Myth #2:  Undocumented immigrants cost the rest of us as we provide health care, public education and law enforcement for people who pay no taxes.  See Myth #1 above.  National studies indicate that the net economic impact of providing undocumented immigrants local, state and federal services is a wash or a little better for the rest of us. 

Myth #3:  Undocumented immigrants take jobs away from American citizens.  Study after study reveal that this is not true and that, in fact, the labor of undocumented immigrants helps create jobs that citizens are eager to fill.  Remove undocumented immigrants from a major city like Dallas, Texas and see how things work in terms of who fills certain job positions.  Consider as well the lost revenue spent by immigrants in local retail and service establishments in a city like Dallas. 

Myth #4:  Most undocumented immigrants involve themselves in criminal activity, especially crimes related to the "drug wars" along portions of our southern borders.  False.  The vast majority of undocumented immigrants are hard-working, law abiding residents who seek a better life for themselves and their families in the great promise of America. 

Myth #5:  Undocumented immigrants present a real national security threat to the U. S. in our post-9/11 world.  In fact, the threat to our national security along our southern borders is not the result of undocumented workers coming to the U. S.  Rather, the threat is due to the fact that there is no systematic, reasonable guest worker registration process in place that would allow national security interests to be addressed and better managed.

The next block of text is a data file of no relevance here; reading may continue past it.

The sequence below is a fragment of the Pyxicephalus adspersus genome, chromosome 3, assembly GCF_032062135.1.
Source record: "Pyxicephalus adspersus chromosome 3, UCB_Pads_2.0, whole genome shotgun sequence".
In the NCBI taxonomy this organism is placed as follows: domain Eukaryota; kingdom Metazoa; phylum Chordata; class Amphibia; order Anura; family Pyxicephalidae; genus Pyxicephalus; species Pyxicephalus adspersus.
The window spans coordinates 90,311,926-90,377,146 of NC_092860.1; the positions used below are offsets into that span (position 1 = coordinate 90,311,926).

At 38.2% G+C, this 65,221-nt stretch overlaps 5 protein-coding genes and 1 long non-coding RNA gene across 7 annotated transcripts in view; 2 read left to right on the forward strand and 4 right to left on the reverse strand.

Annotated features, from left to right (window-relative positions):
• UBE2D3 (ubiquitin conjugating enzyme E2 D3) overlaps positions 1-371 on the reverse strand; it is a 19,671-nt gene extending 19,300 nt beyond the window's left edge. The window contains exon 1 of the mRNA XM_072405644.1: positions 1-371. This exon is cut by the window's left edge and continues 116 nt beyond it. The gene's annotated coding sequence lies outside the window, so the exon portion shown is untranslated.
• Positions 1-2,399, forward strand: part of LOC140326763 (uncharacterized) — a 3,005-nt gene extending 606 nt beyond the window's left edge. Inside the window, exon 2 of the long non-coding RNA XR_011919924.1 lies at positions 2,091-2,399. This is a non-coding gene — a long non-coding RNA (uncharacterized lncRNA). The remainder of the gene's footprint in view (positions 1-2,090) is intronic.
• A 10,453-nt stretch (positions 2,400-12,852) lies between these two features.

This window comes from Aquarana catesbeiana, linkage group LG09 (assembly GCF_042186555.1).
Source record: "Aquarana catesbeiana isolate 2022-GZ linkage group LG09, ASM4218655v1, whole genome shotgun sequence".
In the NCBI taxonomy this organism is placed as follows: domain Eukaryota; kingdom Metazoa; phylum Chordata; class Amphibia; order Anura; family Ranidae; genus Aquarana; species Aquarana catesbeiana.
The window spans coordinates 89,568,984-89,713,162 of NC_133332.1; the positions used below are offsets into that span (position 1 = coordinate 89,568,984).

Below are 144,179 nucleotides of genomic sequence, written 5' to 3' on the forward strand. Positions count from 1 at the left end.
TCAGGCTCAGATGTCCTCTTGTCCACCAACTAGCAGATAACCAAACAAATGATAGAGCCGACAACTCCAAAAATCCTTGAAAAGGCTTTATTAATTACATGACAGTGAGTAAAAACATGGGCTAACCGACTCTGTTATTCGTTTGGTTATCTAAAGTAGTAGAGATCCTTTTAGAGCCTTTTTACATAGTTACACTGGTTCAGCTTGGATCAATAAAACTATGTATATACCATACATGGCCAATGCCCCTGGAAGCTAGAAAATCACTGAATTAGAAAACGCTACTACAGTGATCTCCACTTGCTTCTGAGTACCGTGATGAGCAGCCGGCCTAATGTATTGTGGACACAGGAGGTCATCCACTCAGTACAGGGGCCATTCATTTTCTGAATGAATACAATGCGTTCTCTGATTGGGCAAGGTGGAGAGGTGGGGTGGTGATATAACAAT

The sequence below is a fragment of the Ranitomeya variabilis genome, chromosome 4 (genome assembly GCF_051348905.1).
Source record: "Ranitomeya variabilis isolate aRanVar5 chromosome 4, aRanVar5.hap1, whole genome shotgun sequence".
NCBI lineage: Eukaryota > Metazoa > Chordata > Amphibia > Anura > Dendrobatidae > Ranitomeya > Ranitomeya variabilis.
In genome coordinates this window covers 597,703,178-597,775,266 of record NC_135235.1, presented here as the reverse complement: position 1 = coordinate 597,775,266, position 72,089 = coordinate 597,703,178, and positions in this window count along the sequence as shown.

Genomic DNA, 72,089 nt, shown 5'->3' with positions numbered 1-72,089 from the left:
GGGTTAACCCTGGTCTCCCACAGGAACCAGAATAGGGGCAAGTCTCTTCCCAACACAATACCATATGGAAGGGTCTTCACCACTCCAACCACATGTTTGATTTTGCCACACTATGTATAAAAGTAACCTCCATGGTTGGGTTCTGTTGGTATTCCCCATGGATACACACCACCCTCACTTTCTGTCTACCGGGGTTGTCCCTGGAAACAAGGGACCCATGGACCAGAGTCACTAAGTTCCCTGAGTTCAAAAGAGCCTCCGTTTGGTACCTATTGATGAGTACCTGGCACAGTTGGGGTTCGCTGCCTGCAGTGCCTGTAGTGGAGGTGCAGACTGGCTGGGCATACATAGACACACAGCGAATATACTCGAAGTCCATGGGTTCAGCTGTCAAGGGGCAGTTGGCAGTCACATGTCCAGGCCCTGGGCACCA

Next:  a platform for comprehensive reform now.

Monday, July 12, 2010

Hunger and kids

From our beginnings, Central Dallas Ministries focused on the vital importance of food and nutrition to the well-being of our neighbors and our neighborhoods.  That commitment continues today through the work of our Resource Center (Community Food Pantry), our summer lunch after school meals program and our growing emphasis on community gardening.  We've recognized for a very long time the importance of adequate access to healthy food products in the lives of children.  What follows provides more evidence to support the need for this dimension of our work.

A link has been found between extreme childhood hunger and impaired brain function in the elderly.

MICHIGAN STATE (US)—Malnutrition early in life appears to diminish brain function in older adults, according to a new study that has implications for poor, developing nations.